If you can get passed all of that, hopefully you will be as intrigued as I was. I have extreme patience for long movies. The three hour run time did not bother me, as I was fascinated by the story as I wondered how long Belfort’s horrendous behavior and deceitful nature would keep going. The film does feel like three hours as it is a very extensive and thorough look into Belfort’s reign as “The Wolf of Wall Street”. In an interview with longtime editor Thelma Schoonmaker, she revealed that the originally cut of the film was four hours long. Even though I do not mind the length, I still think it could be shorter and tightened up a bit. The film does a decent job at conveying the disturbing affect that greed, money, wealth, and power has on people. This story is solely focused on Belfort and his rise and how it affected the close-nit people around him. Scorsese and DiCaprio have received some push back regarding how the film portrays Belfort and the hurricane of debauchery that is unleashed. Some viewers are critical on how they think the two of them have glorified and glamorized the story to not show off the true nature of Belfort’s actions. While I do not necessarily agree with that completely, I would have liked to have learned more about the aftermath and what happened with some of the victims that were affected by his illegal pump and dump schemes. I do not get the impression that they are condoning his actions or are trying to make him out to be some sort of hero or victim of the times. There are many scenes that portray the disturbing and disgusting sides of Belfort which are some of the harder scenes to watch as you cringe watching him destroy his family.

One thing you can always bank out of a Scorsese picture is stellar actors giving powerhouse performances. Let me just throw it out there that I am a big fan of Leonardo DiCaprio. I have been following his career ever since the “Growing Pains” days and have been a great admirer of his choice in projects and what he brings to each role. I think he is too often thought of as just a pretty boy actor and passed aside like your average heartthrob. I always see him giving each character his all in a fully embodied portrayal. He gives no less than that as Jordan Belfort, which I would rank as the best performance of his career. I would venture to bet that he is in 98% of the movie in a very physically, emotionally, and mentally draining role. As Jordan’s second wife, Margot Robbie (About Time, TVs “Pan Am”) gives a fierce and vulnerable performance and can easily go head to head with the cast at such a young age. Whether you want to believe it or not, Jonah Hill may just receive another Oscar nomination as Jordan’s business partner and friend. Even though much of his stuff is very Jonah at times, it completely works and he can be downright hilarious. I would venture to guess he and Leo were given liberties to ad-lib and play around at times. They make a great duo together, which I would not have expected going in. There are many great cameos and smaller roles along the way from the likes of Jean Dujardin, Kyle Chandler, Rob Reiner, and Matthew McConaughey.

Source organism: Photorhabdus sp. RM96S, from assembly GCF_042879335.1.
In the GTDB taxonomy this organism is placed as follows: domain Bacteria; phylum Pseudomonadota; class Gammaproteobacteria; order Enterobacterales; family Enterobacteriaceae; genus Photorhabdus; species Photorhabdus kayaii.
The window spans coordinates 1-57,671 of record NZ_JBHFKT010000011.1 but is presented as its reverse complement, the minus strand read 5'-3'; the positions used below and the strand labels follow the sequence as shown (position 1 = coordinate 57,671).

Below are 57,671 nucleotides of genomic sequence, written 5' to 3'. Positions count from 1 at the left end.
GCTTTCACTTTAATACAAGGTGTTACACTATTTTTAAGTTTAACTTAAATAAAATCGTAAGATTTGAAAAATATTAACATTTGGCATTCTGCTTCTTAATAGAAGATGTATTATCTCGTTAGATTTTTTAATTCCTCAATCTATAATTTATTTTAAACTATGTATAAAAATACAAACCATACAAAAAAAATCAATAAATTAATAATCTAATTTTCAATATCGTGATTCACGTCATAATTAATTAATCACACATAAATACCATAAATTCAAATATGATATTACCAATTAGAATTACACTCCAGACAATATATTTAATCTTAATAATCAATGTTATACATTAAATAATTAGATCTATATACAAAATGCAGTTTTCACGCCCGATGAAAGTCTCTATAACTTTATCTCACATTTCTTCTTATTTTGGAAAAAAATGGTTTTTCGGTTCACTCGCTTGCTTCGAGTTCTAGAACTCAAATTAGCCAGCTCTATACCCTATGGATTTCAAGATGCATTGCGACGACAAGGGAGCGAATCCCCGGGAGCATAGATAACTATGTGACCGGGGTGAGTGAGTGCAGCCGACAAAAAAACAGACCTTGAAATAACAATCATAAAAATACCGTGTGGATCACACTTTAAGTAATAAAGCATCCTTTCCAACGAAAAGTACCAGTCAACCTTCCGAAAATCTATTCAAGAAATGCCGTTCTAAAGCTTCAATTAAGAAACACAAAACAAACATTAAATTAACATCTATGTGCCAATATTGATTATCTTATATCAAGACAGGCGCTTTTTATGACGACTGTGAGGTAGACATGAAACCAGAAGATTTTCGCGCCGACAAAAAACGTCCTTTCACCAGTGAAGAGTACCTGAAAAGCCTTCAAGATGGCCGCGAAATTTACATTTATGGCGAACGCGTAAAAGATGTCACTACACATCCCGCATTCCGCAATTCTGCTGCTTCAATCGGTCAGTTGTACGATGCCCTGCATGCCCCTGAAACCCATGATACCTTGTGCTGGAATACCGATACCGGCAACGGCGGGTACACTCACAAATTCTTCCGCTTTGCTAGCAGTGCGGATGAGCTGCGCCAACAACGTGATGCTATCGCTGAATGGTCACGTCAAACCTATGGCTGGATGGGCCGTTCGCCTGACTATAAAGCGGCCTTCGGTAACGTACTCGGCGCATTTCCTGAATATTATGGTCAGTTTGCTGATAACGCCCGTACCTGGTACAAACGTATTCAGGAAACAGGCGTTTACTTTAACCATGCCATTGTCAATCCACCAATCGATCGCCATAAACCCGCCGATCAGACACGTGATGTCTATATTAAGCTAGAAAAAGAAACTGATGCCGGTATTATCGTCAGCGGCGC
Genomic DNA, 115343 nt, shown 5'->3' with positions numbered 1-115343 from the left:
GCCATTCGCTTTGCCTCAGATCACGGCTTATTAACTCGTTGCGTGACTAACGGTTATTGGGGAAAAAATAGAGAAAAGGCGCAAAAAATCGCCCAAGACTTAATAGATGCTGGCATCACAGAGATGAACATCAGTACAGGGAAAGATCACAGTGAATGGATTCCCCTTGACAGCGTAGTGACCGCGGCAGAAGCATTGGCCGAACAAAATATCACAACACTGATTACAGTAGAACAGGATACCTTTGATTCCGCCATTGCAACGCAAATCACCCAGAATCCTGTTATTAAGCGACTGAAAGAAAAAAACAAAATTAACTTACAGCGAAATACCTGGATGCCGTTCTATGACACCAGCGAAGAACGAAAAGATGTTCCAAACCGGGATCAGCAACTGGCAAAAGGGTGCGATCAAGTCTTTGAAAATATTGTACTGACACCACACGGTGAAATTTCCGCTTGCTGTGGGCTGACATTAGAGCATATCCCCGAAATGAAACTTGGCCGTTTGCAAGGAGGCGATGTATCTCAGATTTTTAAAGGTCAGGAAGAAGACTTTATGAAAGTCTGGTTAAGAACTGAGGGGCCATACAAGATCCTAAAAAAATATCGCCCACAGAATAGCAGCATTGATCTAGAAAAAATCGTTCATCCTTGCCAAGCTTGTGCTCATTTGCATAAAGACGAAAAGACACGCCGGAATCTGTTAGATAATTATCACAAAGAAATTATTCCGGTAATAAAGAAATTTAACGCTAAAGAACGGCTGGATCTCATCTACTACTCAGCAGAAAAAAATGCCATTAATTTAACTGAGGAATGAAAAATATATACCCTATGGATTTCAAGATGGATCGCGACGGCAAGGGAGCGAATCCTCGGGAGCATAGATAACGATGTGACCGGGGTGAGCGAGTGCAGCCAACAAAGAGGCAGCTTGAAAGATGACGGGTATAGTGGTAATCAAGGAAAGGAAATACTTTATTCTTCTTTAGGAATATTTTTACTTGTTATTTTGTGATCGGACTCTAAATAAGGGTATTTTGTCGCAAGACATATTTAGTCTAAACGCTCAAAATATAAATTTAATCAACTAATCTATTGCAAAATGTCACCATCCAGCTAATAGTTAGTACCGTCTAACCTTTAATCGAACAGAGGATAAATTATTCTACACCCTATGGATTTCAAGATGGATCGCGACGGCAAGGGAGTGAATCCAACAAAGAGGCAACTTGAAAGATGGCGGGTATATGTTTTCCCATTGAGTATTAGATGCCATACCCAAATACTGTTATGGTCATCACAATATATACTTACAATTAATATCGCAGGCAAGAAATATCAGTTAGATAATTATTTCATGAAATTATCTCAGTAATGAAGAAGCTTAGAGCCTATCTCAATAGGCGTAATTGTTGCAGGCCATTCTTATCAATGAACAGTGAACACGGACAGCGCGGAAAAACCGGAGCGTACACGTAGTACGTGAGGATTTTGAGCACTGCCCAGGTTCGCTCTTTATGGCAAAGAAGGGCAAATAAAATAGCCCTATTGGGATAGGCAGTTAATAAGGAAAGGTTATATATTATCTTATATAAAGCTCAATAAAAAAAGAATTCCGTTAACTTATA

One of the best ways I can describe the latest opus from Martin Scorsese is that it is polarizing. It will leave audiences divided. There will be plenty of people who are turned off from the language and sex and disgraceful people it focuses on. There will be others like myself that dive into it and are left baffled at how people like this exist that do not seem to have any consciousness of their actions. Their lifestyle is so beyond my everyday life. It has been a few days since I saw it, and the film and its subject matter have been stuck on my mind. I went in being a hardcore Marty and Leo fan expecting it to be this grand masterpiece that would be in my top of the year list. I have mentioned it before that I should not go in with such expectations as I most likely will come out disappointed. The Wolf of Wall Street was not the masterpiece I was hoping it would be. There is a disappointment to it on that level. I would have liked to have it structured a bit differently, and it cut down a bit more in length. It opened up my knowledge of the stock market, insider trader, money laundering, and that whole world to which I am a bit naïve about. Scorsese‘s cast led by the ballsy Leonardo DiCaprio, crazy Jonah Hill, and fierce Margot Robbie sucked me into these characters which I found fascinating and disturbing. I think it requires a second, if not third, viewing soon to take it all in again. For a three hour movie, I think there are some elements and choices I may have missed. Who knows I may grow to enjoy it even more or grow frustrated with it.

RATING: **** (4 out of 5 stars)